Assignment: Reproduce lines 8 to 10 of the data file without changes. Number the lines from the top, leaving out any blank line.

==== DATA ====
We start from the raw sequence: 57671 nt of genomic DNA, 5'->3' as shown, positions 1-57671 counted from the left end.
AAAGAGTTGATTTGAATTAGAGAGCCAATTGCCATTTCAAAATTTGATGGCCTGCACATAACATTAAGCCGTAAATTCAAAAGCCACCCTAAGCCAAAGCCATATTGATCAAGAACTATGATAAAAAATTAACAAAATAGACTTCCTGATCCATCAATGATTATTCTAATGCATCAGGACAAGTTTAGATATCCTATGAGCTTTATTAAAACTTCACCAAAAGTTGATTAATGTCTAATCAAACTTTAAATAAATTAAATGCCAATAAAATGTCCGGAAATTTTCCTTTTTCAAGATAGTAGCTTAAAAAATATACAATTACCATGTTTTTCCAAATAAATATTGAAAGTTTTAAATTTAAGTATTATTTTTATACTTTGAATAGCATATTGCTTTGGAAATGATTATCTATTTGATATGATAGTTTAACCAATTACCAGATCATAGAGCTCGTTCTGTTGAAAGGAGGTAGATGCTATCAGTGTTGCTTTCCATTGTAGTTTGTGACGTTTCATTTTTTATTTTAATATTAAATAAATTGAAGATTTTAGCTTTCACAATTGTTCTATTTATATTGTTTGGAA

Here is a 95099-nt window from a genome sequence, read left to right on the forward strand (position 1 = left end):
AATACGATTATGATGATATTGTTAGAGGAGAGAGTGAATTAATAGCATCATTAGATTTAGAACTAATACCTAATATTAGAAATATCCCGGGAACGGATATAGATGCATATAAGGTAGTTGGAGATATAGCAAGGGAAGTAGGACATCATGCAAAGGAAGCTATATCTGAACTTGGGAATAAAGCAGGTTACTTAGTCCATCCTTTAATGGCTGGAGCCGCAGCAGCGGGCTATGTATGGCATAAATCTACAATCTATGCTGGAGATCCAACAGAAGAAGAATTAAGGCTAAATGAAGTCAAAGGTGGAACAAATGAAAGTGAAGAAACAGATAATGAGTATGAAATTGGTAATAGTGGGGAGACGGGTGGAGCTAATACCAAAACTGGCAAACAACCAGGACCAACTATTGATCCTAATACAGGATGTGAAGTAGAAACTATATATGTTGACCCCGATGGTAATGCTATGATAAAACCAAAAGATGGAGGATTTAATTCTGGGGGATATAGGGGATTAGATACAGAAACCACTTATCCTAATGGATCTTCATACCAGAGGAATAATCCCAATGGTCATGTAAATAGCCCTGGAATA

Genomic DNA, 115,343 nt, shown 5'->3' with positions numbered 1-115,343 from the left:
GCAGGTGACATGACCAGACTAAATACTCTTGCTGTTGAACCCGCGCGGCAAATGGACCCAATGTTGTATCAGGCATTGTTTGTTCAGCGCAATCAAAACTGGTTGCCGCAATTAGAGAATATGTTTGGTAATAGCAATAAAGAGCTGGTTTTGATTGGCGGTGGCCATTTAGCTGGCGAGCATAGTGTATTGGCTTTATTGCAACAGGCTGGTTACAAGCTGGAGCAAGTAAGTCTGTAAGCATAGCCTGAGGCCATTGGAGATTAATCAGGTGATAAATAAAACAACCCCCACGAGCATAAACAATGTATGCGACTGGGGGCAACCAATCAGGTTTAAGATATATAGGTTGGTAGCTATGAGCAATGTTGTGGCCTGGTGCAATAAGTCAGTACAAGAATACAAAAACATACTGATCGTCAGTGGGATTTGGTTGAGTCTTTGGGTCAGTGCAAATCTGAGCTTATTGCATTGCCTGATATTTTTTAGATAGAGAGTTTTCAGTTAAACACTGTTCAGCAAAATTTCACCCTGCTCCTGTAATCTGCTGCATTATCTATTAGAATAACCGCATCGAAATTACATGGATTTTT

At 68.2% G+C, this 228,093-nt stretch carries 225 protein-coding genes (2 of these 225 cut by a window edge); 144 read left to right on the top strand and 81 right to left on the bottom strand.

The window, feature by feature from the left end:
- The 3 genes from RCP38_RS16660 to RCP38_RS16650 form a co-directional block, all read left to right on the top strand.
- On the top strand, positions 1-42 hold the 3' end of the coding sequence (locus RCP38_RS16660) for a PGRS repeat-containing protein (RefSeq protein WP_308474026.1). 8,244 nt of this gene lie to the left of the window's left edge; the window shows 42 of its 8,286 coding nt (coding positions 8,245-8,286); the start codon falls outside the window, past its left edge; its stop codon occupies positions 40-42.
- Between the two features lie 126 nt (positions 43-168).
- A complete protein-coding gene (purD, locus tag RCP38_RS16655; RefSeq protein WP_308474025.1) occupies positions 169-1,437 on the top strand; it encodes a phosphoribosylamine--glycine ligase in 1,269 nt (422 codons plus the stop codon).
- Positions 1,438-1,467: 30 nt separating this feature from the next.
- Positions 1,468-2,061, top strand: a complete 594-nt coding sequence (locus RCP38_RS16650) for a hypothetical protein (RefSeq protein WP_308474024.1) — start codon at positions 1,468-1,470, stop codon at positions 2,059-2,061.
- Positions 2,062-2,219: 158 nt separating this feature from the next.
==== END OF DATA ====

The window, feature by feature from the left end:
- The 3 genes from RCP38_RS16660 to RCP38_RS16650 form a co-directional block, all read left to right on the top strand.
- On the top strand, positions 1-42 hold the 3' end of the coding sequence (locus RCP38_RS16660) for a PGRS repeat-containing protein (RefSeq protein WP_308474026.1). 8,244 nt of this gene lie to the left of the window's left edge; the window shows 42 of its 8,286 coding nt (coding positions 8,245-8,286); the start codon falls outside the window, past its left edge; its stop codon occupies positions 40-42.